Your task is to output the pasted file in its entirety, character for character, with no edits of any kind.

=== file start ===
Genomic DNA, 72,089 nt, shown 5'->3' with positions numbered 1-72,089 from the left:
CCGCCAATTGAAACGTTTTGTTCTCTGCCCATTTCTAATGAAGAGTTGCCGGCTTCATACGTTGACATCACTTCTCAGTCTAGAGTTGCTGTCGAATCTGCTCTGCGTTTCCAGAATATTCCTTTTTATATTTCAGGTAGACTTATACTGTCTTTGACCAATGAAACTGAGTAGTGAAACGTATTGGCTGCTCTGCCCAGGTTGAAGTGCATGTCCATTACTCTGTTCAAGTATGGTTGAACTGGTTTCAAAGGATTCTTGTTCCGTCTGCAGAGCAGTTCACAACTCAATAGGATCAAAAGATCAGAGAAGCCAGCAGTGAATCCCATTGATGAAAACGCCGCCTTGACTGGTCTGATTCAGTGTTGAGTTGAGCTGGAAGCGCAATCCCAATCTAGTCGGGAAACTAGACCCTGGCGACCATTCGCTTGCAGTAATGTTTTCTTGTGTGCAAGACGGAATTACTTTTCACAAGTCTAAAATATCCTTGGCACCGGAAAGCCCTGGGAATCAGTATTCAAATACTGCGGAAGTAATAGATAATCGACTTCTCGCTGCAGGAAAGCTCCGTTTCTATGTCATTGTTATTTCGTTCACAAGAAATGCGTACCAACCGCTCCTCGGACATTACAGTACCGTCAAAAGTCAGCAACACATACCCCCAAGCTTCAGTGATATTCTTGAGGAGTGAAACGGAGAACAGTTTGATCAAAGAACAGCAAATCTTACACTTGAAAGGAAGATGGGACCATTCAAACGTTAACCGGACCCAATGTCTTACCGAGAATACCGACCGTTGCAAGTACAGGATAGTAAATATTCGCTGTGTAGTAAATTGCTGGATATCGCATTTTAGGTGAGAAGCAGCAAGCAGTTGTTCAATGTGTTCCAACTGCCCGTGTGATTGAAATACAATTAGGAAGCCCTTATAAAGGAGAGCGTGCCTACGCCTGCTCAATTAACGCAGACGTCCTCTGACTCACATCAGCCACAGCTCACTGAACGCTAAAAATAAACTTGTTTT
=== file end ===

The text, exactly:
Genomic DNA, 72,089 nt, shown 5'->3' with positions numbered 1-72,089 from the left:
CCGCCAATTGAAACGTTTTGTTCTCTGCCCATTTCTAATGAAGAGTTGCCGGCTTCATACGTTGACATCACTTCTCAGTCTAGAGTTGCTGTCGAATCTGCTCTGCGTTTCCAGAATATTCCTTTTTATATTTCAGGTAGACTTATACTGTCTTTGACCAATGAAACTGAGTAGTGAAACGTATTGGCTGCTCTGCCCAGGTTGAAGTGCATGTCCATTACTCTGTTCAAGTATGGTTGAACTGGTTTCAAAGGATTCTTGTTCCGTCTGCAGAGCAGTTCACAACTCAATAGGATCAAAAGATCAGAGAAGCCAGCAGTGAATCCCATTGATGAAAACGCCGCCTTGACTGGTCTGATTCAGTGTTGAGTTGAGCTGGAAGCGCAATCCCAATCTAGTCGGGAAACTAGACCCTGGCGACCATTCGCTTGCAGTAATGTTTTCTTGTGTGCAAGACGGAATTACTTTTCACAAGTCTAAAATATCCTTGGCACCGGAAAGCCCTGGGAATCAGTATTCAAATACTGCGGAAGTAATAGATAATCGACTTCTCGCTGCAGGAAAGCTCCGTTTCTATGTCATTGTTATTTCGTTCACAAGAAATGCGTACCAACCGCTCCTCGGACATTACAGTACCGTCAAAAGTCAGCAACACATACCCCCAAGCTTCAGTGATATTCTTGAGGAGTGAAACGGAGAACAGTTTGATCAAAGAACAGCAAATCTTACACTTGAAAGGAAGATGGGACCATTCAAACGTTAACCGGACCCAATGTCTTACCGAGAATACCGACCGTTGCAAGTACAGGATAGTAAATATTCGCTGTGTAGTAAATTGCTGGATATCGCATTTTAGGTGAGAAGCAGCAAGCAGTTGTTCAATGTGTTCCAACTGCCCGTGTGATTGAAATACAATTAGGAAGCCCTTATAAAGGAGAGCGTGCCTACGCCTGCTCAATTAACGCAGACGTCCTCTGACTCACATCAGCCACAGCTCACTGAACGCTAAAAATAAACTTGTTTT